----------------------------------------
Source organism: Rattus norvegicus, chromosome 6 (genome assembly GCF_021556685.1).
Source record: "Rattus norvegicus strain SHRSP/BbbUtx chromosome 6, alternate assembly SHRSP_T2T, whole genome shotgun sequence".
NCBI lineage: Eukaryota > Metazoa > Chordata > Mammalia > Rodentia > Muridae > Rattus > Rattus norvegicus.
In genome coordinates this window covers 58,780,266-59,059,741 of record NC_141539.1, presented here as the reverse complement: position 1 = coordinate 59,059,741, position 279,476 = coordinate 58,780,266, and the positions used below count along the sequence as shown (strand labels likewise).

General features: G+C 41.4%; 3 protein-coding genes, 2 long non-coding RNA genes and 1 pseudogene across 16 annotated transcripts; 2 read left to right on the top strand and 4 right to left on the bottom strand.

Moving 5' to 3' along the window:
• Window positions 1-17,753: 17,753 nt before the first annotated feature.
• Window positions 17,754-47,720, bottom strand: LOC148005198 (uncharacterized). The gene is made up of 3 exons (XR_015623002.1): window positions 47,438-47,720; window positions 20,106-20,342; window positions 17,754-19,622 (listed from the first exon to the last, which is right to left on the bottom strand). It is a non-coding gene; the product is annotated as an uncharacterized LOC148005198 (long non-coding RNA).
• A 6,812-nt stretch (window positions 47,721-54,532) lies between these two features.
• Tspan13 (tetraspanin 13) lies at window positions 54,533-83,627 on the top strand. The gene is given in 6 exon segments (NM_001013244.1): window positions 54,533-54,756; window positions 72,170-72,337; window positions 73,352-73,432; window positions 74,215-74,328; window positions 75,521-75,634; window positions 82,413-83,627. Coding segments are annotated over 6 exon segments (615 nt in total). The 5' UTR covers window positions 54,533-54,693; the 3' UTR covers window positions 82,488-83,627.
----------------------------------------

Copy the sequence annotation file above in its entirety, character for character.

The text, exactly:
Source organism: Rattus norvegicus, chromosome 6 (genome assembly GCF_021556685.1).
Source record: "Rattus norvegicus strain SHRSP/BbbUtx chromosome 6, alternate assembly SHRSP_T2T, whole genome shotgun sequence".
NCBI lineage: Eukaryota > Metazoa > Chordata > Mammalia > Rodentia > Muridae > Rattus > Rattus norvegicus.
In genome coordinates this window covers 58,780,266-59,059,741 of record NC_141539.1, presented here as the reverse complement: position 1 = coordinate 59,059,741, position 279,476 = coordinate 58,780,266, and the positions used below count along the sequence as shown (strand labels likewise).

General features: G+C 41.4%; 3 protein-coding genes, 2 long non-coding RNA genes and 1 pseudogene across 16 annotated transcripts; 2 read left to right on the top strand and 4 right to left on the bottom strand.

Moving 5' to 3' along the window:
• Window positions 1-17,753: 17,753 nt before the first annotated feature.
• Window positions 17,754-47,720, bottom strand: LOC148005198 (uncharacterized). The gene is made up of 3 exons (XR_015623002.1): window positions 47,438-47,720; window positions 20,106-20,342; window positions 17,754-19,622 (listed from the first exon to the last, which is right to left on the bottom strand). It is a non-coding gene; the product is annotated as an uncharacterized LOC148005198 (long non-coding RNA).
• A 6,812-nt stretch (window positions 47,721-54,532) lies between these two features.
• Tspan13 (tetraspanin 13) lies at window positions 54,533-83,627 on the top strand. The gene is given in 6 exon segments (NM_001013244.1): window positions 54,533-54,756; window positions 72,170-72,337; window positions 73,352-73,432; window positions 74,215-74,328; window positions 75,521-75,634; window positions 82,413-83,627. Coding segments are annotated over 6 exon segments (615 nt in total). The 5' UTR covers window positions 54,533-54,693; the 3' UTR covers window positions 82,488-83,627.